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Building a Simple Japanese Content-Based Recommender System in Python

Charles VDulac
September 21, 2016

Building a Simple Japanese Content-Based Recommender System in Python

Talk gave at the PyCon JP 2016 on 21th of September, 2016.

Online stores such as Amazon but also news/blogs websites suffer from information overload. Customers can easily get lost in their large variety (millions) of products or articles. Recommendation engines help users narrow down the large variety by presenting possible suggestions. In this talk, I will show how to create a simple Japanese content-based recommendation system in Python for blog posts.

Talk page: https://pycon.jp/2016/en/schedule/presentation/43/
Code: https://github.com/charles-vdulac/japanese-content-engine

Charles VDulac

September 21, 2016

Other Decks in Programming


  1. ABOUT ME • Playing with Python for ~10 years. •

    Currently software engineer at Locarise, Tokyo. • Father for 1 week.
  2. LOCARISE Locarise collects data from several sources, processes and analyzes

    them to provide business intelligence support to retail industry #Python, #DataScience, #Clojure, #Micro-services, #Django, #ReactJS
  3. AGENDA 1. What are content-based recommendation engines?
 2. Concepts used

    in content-based recommendation engines
 3. Of course, a little bit of code ;)
  4. 1. WHAT ARE CONTENT-BASED RECOMMENDATION ENGINES? Recommender systems typically produce

    a list of recommendations in one of two ways: We build a model from a user's past behavior Collaborative filtering approaches Content-based filtering approaches We utilize a series of discrete characteristics of the items

    the documents discrete characteristics (only one time) Compute the current document characteristics (each time an user clicks on a link) Compute documents similarities Return the closest documents CURRENT DOCUMENT SIMILARITIES SUGGESTIONS How does it work?
  6. 2. CONCEPTS • Removing markups • Forcing UTF-8 • Splitting

    words on `spaces` • Removing stop words 2.1. We tokenize the text. It’s mostly:
  7. 2. CONCEPTS A solution is to run a morphological analyzer

    based on a dictionary of words with parts of speech, and find the best sequence of the words in the dictionary that matches the input character sequence. But splitting on spaces doesn’t work with most east asian languages…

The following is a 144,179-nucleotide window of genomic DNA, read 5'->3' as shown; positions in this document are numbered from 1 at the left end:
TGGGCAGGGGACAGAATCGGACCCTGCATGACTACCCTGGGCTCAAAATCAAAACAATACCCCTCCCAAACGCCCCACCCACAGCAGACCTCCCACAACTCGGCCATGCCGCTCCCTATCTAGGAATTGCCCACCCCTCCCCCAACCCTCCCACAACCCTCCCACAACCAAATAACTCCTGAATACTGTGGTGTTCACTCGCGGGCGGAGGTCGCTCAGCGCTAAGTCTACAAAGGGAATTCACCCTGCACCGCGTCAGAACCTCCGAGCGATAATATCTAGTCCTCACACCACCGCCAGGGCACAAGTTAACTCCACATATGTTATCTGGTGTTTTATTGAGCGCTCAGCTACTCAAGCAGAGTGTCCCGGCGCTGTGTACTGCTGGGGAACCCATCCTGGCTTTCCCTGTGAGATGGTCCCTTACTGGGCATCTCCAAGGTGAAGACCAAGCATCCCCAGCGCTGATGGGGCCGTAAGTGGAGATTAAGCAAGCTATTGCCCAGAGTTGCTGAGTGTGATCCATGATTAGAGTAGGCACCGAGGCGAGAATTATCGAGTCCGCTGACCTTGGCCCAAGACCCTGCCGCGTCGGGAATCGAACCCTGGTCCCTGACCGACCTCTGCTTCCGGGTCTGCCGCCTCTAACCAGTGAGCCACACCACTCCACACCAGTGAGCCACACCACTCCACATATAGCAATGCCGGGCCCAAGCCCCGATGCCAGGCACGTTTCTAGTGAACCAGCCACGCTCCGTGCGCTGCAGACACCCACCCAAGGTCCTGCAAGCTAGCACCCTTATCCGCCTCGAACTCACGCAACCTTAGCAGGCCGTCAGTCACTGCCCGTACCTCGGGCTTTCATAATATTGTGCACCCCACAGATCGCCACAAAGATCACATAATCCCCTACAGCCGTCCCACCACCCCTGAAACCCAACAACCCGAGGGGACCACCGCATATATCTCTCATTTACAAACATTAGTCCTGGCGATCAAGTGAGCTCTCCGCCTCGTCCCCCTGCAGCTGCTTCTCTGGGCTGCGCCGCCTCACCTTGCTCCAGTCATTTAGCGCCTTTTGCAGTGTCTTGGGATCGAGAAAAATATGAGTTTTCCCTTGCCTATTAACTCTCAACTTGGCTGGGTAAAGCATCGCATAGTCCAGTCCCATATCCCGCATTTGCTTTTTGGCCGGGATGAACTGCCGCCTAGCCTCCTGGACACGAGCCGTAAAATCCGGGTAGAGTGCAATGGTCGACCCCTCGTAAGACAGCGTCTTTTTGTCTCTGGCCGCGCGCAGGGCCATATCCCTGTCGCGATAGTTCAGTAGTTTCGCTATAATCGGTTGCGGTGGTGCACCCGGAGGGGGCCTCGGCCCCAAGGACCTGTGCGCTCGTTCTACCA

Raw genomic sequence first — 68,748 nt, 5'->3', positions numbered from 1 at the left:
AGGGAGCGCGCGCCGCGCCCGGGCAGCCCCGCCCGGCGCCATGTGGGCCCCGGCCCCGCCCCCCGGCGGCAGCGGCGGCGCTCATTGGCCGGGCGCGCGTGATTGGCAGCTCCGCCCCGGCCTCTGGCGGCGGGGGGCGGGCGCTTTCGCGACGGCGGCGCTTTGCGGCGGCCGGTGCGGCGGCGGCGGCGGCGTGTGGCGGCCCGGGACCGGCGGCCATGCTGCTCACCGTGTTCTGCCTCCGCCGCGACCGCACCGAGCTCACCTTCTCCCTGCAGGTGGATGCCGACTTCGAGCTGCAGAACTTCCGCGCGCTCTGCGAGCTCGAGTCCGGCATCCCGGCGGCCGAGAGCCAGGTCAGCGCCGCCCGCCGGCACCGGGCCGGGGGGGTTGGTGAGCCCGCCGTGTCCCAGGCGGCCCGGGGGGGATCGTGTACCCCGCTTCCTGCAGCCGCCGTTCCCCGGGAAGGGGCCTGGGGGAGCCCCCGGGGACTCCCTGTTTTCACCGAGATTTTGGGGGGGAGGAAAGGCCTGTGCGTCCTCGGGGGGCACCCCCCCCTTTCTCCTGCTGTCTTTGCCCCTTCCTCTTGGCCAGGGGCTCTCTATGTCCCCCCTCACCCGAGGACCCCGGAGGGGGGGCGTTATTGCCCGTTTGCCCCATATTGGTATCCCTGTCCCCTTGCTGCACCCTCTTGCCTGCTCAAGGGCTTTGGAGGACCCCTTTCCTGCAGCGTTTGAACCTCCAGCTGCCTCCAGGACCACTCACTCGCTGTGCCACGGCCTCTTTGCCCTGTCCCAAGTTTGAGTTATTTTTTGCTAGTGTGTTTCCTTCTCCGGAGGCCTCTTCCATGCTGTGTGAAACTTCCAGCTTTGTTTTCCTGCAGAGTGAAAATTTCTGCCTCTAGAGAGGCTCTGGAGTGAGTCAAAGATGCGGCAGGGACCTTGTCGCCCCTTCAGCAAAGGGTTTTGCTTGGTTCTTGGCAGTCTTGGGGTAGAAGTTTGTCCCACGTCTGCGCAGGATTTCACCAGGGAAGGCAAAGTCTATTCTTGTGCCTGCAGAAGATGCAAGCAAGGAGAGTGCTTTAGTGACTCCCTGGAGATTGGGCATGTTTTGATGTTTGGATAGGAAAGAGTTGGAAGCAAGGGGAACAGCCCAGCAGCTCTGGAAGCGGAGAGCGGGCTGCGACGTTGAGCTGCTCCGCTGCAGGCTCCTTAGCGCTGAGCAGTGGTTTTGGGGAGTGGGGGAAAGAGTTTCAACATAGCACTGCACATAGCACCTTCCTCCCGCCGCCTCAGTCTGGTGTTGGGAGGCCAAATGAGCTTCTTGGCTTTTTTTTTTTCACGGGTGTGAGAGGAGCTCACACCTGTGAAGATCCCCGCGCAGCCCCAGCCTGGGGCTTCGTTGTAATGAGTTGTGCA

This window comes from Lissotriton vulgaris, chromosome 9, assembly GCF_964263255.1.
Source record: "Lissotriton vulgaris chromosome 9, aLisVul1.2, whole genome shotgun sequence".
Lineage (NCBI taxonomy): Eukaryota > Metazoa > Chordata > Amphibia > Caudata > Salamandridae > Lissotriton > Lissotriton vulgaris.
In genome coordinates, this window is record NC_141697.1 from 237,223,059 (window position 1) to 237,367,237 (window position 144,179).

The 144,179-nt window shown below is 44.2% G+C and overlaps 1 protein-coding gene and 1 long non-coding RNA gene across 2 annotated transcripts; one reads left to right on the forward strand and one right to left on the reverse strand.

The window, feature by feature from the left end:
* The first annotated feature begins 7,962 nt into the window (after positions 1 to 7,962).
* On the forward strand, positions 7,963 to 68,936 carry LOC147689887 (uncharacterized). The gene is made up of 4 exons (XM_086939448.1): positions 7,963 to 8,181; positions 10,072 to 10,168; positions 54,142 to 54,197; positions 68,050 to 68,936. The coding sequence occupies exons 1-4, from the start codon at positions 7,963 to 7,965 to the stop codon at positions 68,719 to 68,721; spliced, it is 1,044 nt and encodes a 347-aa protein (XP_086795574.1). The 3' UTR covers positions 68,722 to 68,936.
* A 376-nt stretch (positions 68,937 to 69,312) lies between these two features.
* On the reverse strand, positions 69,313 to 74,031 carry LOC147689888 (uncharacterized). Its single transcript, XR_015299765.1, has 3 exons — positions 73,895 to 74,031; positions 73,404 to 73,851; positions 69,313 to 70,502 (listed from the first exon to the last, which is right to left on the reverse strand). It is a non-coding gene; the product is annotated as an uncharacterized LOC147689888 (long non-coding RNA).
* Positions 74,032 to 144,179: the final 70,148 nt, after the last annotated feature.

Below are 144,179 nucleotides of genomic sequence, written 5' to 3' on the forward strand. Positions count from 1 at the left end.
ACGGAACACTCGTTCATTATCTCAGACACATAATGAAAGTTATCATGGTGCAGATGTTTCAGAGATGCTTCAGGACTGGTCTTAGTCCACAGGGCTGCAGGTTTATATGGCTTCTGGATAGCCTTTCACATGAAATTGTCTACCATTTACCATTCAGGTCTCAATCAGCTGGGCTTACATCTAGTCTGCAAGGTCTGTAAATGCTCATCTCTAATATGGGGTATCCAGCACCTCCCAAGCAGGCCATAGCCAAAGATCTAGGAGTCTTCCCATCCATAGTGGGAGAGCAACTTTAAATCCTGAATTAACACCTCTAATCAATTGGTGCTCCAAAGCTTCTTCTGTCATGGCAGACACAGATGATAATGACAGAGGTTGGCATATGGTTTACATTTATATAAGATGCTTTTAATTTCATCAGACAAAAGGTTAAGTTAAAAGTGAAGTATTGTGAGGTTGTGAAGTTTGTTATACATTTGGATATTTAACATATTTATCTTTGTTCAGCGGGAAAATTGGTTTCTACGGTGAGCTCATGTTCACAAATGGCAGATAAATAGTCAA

8. 2. CONCEPTS We create a feature vector for the document

    where each feature is a word (a term) and the feature's value is a term weight 2.2. Vector Space Model (VSM)
  9. 2. CONCEPTS We project the vector to a different space:

    • To bring out hidden structure in the corpus, discover relationships between words and use them to describe the documents in a new and (hopefully) more semantic way. • To make the document representation more compact. This both improves efficiency (new representation consumes less resources) and efficacy (marginal data trends are ignored, noise-reduction). 2.3. VSM Transformations
  10. 2. CONCEPTS This transformation is a numerical statistic that is

    intended to reflect how important a word is to a document in a collection or corpus. TF-IDF (term frequency–inverse document frequency) Intuitively: • If a word appears frequently in a document, it's important. Give the word a high score. • But if a word appears in many documents, it's not a unique identifier. Give the word a low score.
  11. 2. CONCEPTS This is commonly accomplished by comparing the deviation

    of angles between each document vector and the original query vector. This is the Cosine Distance. 2.4. Computing the Similarities Between Documents
  12. 2. CONCEPTS We sort the output by distance and returns

    the first N items if the item score is greater than a threshold. 2.5. Returning the closest documents

    Going to Use: Gensim. A Python library for topic modelling, document indexing and similarity retrieval with large corpora. Mecab-ipadic-neologd. This dictionary includes many neologisms (new word), which are extracted from many language resources on the Web. Mecab-python3. A Python wrapper for Mecabs. The last Japanese Wikipedia dump ˜2.3 GB bz2 file
  14. 3. BUILDING A JAPANESE ENGINE 1. Parse the Japanese wikipedia

    dump 2. Tokenize all the documents and save tokens in a huge dictionary 3. Compute TF-IDF for all tokens 4. Save results First script: make_corpus.py
  15. 3. BUILDING A JAPANESE ENGINE 1. Load trained TF-IDF corpus

    2. For a given wikipedia page title, retrieve the content and apply TF-IDF 3. Compute similarities between the document and the trained corpus 4. Returns the most similar Second script: content_engine.py
  16. 3. BUILDING A JAPANESE ENGINE Code is available on github

  17. NEXT STEPS - Applying other transformations like LDA which extracts

    topics (topic modeling). - Using a taxonomy (Are we talking about Apple or an apple ?).
 We can download taxonomies or play with deep leaning algorithms like Word2vec to find one automatically. Word2vec may find relationships like (Tokyo, Japan), so extends the suggestions. We can improve the results by: